Confession time: I don’t have a favorite poet. Confession, part two: I’m not really comfortable with poetry at all. I consider myself a writer. I always got great grades in English. I got so good at using different writing styles that I could tell what my English teachers were looking for, and I gave them exactly what they wanted – and when it came to poetry, this meant I could put together something sappy and flowery for my flowery teachers, and something witty and sarcastic (usually about the pointlessness of the assignment) for my saltier teachers. But I don’t think I ever put an ounce of introspection, outerspection, or any other kind of perspection into it. As a result, I’m really good at mocking poetry, and I have absolutely no idea what’s good and what’s not.

So, being a complete amateur, I’m not going to try to review this. I’ll simply say that I liked it, Collins’s approach to poetry feels honest and fresh, and here’s one of my favorite pieces from the collection:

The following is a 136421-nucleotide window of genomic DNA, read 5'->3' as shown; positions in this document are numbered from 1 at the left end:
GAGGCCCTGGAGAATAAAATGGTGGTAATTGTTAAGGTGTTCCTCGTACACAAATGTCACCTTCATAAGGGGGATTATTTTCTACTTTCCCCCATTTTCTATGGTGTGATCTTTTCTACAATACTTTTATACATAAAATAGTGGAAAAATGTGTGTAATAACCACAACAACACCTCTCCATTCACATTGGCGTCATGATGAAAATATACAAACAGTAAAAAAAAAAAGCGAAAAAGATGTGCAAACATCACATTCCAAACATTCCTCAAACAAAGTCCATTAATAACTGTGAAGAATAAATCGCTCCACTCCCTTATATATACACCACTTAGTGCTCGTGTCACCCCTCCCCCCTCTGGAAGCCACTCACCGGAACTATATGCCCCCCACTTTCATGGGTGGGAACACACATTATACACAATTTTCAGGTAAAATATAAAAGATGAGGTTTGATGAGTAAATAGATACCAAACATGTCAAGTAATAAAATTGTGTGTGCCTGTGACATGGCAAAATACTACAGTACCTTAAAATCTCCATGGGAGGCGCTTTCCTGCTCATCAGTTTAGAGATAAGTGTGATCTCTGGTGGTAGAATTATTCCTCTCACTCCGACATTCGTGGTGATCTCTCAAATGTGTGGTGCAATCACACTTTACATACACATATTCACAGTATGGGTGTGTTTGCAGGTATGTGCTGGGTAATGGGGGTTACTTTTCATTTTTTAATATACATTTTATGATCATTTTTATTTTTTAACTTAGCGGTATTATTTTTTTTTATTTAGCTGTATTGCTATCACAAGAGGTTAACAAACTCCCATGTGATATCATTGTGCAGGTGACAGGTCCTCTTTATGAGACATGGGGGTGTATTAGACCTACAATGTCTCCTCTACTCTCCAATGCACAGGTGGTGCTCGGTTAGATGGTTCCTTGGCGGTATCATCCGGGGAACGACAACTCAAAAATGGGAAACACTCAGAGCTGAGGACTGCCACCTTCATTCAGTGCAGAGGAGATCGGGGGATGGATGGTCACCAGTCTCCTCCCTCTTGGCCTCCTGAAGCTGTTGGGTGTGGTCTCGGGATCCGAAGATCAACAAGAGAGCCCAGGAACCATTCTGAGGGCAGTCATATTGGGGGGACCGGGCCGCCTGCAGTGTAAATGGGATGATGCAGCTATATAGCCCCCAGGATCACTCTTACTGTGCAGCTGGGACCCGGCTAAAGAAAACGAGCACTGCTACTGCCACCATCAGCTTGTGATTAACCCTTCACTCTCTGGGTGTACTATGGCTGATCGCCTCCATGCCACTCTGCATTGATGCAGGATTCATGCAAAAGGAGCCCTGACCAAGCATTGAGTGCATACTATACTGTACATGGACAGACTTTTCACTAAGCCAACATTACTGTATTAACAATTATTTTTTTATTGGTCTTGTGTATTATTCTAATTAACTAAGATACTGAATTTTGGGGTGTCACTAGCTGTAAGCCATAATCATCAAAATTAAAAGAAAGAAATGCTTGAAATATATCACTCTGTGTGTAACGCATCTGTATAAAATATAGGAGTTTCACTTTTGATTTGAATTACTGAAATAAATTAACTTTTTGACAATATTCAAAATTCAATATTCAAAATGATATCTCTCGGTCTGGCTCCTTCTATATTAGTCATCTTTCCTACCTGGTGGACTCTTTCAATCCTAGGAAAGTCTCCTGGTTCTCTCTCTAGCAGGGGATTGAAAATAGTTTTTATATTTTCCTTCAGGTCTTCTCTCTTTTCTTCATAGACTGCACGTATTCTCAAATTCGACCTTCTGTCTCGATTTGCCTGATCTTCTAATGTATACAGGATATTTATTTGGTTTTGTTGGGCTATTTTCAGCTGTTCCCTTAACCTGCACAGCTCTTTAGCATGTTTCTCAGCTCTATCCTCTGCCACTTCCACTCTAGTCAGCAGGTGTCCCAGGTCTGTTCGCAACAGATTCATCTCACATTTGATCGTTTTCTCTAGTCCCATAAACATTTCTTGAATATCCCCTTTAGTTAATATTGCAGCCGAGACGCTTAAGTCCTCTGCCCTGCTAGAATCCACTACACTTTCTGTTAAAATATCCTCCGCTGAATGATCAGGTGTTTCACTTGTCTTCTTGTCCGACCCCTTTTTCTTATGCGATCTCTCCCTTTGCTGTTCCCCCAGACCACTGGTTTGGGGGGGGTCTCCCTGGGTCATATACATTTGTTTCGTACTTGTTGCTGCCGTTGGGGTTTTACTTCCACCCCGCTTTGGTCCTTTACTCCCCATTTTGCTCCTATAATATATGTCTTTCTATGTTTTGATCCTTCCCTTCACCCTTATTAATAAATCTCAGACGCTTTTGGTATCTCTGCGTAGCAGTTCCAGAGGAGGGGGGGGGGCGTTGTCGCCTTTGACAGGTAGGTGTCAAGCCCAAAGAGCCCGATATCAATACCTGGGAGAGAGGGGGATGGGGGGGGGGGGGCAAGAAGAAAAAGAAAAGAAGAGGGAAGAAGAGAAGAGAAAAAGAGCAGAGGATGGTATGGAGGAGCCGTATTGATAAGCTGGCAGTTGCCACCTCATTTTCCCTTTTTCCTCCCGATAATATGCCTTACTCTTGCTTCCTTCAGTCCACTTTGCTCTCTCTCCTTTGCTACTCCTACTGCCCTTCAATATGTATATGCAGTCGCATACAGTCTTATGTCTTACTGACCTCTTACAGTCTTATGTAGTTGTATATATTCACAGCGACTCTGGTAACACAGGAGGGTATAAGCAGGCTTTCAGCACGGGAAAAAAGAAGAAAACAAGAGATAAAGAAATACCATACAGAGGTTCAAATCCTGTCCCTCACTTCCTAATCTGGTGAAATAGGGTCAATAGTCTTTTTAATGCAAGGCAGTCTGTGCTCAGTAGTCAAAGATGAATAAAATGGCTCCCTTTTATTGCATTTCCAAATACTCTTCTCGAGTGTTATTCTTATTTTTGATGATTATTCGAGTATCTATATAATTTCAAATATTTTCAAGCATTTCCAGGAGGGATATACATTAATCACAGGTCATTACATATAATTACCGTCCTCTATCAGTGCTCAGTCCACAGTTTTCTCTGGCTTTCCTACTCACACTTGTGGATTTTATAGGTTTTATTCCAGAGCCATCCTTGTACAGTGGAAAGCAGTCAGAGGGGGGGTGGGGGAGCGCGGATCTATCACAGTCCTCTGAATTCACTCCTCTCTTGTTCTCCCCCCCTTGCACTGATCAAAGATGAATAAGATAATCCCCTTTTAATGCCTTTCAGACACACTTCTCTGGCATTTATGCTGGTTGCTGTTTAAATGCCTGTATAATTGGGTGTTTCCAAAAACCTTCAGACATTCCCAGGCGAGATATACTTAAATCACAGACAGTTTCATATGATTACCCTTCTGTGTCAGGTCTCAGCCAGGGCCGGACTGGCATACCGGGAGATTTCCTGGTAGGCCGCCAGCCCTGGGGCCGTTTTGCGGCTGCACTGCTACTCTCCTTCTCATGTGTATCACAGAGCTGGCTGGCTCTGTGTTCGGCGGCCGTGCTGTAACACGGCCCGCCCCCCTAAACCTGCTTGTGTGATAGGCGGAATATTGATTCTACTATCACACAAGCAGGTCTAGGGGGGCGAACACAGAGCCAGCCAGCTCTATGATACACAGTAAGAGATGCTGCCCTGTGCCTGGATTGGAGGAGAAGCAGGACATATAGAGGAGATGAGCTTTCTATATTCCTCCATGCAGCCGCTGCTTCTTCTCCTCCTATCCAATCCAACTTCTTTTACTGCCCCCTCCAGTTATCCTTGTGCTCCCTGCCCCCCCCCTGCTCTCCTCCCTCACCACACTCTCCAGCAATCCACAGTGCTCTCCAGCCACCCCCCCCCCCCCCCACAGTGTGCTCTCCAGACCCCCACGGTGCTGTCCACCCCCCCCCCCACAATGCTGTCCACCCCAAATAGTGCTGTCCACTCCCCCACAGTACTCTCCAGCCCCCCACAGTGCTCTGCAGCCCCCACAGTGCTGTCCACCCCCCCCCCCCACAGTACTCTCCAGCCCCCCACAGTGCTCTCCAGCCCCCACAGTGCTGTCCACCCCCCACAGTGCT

“The Lanyard”

The other day as I was ricocheting slowly
off the pale blue walls of this room,
bouncing from typewriter to piano,
from bookshelf to an envelope lying on the floor,
I found myself in the L section of the dictionary
where my eyes fell upon the word lanyard.

No cookie nibbled by a French novelist
could send one more suddenly into the past –
a past where I sat at a workbench at a camp
by a deep Adirondack lake
learning how to braid thin plastic strips
into a lanyard, a gift for my mother.

I had never seen anyone use a lanyard
or wear one, if that’s what you did with them,
but that did not keep me from crossing
strand over strand again and again
until I had made a boxy
red and white lanyard for my mother.

She gave me life and milk from her breasts,